But let’s cut to the chase. I am not going to bother you with details or anecdotes—I’ll do a few posts some other day on those.
Today, I am going to tell you what has worked for me over the years.
Hopefully, this will help you too.
First of all, work from home (WFH) is still work. The fact that you are at home does not mean that it is not serious business.
How others perceive you is going to be a reflection of your actions, including the quality of your work and how responsive you are.
So, one of the things that I suggest is to set a schedule. In my case, for many years, despite the fact that in many of my projects I did not have to “clock in”, I still had a predictable work schedule.
I also took advantage of starting early, as that allowed me to work for a few hours undisturbed, focused, before you start to get asked to attend meetings or “can you help me for just a sec on this?”.
Something important here is that you need to be flexible too. In this pandemic, with work from home, home schooling, and quarantine in general, I am modifying schedules a bit.
I am still working on a predictable schedule, where people can reach me, but I am also using the late night hours to work as they provide quieter times—invaluable when you are focusing on something hard.
Next tip, create a dedicated work area. I have to admit that even though I work remote/distributed, I’ve done a lot of my work in a really small room where I have all my recording equipment. This includes the dedicated recording machine, Whisperroom, and all kinds of equipment that I cannot fit at home.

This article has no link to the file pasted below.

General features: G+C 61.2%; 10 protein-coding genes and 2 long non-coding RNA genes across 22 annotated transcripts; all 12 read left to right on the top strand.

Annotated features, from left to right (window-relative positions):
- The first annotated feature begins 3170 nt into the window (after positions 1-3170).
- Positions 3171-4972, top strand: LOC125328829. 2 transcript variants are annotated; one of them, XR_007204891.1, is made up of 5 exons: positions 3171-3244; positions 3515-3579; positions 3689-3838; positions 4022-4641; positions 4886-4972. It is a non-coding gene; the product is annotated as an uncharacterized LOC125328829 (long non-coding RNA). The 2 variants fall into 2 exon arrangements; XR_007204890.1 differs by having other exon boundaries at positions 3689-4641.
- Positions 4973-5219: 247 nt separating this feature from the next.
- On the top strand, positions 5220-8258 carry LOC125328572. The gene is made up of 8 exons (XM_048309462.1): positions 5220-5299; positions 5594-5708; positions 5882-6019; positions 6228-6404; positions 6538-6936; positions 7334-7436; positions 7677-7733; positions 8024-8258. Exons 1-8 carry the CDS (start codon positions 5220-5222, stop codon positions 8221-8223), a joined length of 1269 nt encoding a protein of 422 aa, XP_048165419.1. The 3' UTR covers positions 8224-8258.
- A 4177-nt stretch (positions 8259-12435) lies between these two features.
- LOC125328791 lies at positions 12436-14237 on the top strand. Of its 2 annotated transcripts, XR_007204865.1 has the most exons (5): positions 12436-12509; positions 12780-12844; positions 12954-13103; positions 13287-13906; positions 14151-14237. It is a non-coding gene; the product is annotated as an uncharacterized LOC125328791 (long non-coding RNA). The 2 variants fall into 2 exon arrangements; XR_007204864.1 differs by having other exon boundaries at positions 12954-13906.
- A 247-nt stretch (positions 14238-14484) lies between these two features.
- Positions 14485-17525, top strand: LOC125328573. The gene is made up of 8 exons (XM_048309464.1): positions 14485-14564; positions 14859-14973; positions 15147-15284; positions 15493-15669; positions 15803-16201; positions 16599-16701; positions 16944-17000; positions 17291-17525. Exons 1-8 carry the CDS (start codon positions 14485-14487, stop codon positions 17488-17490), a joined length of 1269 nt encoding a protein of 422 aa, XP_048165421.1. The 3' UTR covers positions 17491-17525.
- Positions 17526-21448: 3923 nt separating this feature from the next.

Although, at the moment I haven’t been there in more than a month as I am trully-fully working from home now.
This means that I have a very small desk and I am using an iPad as second monitor.
This works quite well. Although if you think about it, working at an office means you are moving all the time too. How many times have you moved to a conference room for a meeting or some focused time?
Same here. The kitchen counter-top is pretty high, so I am using it as a standing desk. It is far from the cooking utensils, so it works quite well.
Talking about moving, here is another tip.
Don’t sit down for hours straight. Try to get up every now and then, move a bit around. Your health comes first, so if possible also throw in some exercise every now and then.